Bangladesh Liberation War

You are here

  • Share
  • Tweet
  • Email
  • Whatsapp
  • Linkedin
  • Print
  • Working with the Refugees, 1971

    In March 1971, I was working on an Oxfam-UK supported Gandhian village development project in Bihar, India, where I had been for almost three years. Through the BBC and some sketchy Indian newspaper reports, I learnt about the unrest in Dacca in the early part of March 1971. Sheikh Mujib’s speech of 7 March was well reported by The Statesman newspaper which always reached Gaya from Calcutta one day late. However, nobody was prepared for what would unfold later that month.

    November 2021

    Interrogating the Spirit of 1971: Beyond Historicisms

    The tale of Bangladesh’s liberation war of 1971 cannot be told without the ‘before’ and a bit of the ‘after’ of that year, as it would then turn into a futile exercise in historicism,2 merely, ‘capturing’ that instant of extensive explosion which ascended like the phoenix, while ignoring the intensive seedbed of creative ‘becoming’ from which it arose.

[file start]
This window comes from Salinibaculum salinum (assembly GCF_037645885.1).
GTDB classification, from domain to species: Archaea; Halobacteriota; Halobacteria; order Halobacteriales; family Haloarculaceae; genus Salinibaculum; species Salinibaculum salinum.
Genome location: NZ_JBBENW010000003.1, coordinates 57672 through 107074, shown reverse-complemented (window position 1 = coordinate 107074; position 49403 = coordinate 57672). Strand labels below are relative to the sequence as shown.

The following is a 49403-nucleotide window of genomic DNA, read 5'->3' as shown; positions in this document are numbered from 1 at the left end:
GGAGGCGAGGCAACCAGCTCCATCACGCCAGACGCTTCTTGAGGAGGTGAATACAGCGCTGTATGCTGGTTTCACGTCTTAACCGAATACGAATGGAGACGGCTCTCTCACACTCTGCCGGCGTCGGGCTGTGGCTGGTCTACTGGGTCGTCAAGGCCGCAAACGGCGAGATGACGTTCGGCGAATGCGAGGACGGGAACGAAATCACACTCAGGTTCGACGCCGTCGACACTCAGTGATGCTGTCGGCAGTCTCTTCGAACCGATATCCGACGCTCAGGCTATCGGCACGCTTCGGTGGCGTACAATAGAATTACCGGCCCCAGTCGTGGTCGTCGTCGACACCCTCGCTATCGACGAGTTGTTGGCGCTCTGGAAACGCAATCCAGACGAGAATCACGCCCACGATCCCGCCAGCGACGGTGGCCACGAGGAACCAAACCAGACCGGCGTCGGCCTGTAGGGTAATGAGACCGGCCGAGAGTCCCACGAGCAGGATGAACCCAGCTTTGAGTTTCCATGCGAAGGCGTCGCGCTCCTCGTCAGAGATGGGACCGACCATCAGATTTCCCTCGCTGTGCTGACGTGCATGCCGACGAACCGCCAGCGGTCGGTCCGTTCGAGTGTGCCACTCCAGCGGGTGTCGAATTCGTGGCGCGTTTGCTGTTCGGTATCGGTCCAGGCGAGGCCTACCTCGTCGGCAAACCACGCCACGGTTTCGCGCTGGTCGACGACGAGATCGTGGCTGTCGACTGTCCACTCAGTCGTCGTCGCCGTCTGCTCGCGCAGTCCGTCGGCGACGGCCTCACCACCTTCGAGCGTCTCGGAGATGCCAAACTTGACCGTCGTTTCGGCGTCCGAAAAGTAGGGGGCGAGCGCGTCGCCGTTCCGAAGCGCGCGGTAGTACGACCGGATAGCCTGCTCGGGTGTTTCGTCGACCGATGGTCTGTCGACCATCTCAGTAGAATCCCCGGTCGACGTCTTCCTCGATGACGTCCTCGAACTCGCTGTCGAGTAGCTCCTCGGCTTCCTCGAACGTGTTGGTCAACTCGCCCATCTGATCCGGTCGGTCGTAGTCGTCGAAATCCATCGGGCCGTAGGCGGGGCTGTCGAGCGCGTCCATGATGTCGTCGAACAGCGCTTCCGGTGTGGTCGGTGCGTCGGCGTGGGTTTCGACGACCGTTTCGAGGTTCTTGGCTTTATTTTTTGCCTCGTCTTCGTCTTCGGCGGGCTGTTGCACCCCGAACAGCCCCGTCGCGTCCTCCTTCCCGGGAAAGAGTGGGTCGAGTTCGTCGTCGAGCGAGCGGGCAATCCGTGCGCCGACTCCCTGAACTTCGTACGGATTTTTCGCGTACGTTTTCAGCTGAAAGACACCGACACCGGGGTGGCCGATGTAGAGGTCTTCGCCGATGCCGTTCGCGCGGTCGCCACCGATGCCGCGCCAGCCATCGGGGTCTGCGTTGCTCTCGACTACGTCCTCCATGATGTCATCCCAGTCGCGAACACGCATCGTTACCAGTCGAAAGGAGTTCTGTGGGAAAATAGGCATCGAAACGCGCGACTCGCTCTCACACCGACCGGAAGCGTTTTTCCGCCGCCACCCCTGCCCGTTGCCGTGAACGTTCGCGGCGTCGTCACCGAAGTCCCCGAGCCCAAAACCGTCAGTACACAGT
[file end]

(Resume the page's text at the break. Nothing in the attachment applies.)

November 2021

    My Days at the Swadhin Bangla Betar Kendro: The Radio Broadcasting Centre During Bangladesh Liberation War in 1971

    The War of Liberation 1971, or the (Muktijuddho), or just Ekkator er Juddho as it is popularly known in Bangladesh, was a People’s War in which all Bengalis participated, sans a few thousands of the country’s seven and a half crores. This was a peoples’ struggle against the undemocratic Government of Pakistan and its oppressive Army. It was a war where ordinary people from all strata of life ― who knew nothing about waging a war ― took up arms against a trained and fully armed Pakistan Army, while many others ― men and women ― contributed in various other ways.

    November 2021

    Politics in Pakistan and the Bangladesh Liberation War, 1971

    The Partition of India in August 1947 was a colossal man-made catastrophe resulting in the formation of Pakistan, with its east and west wings.Jinnah’s two-nation theory ignored the diverse culture and geographical settings. East Pakistan got its first political shock when Hussain Shaheed Suhrawardy—a popular mass leader—did not become the chief minister of East Pakistan. Further, in the initial period of state formation, there was forceful imposition of Perso-Arabic culture and Urdu language by the leadership of Pakistan, consisting majorly of Punjabis and Pathans from West Pakistan.

    October–December 2021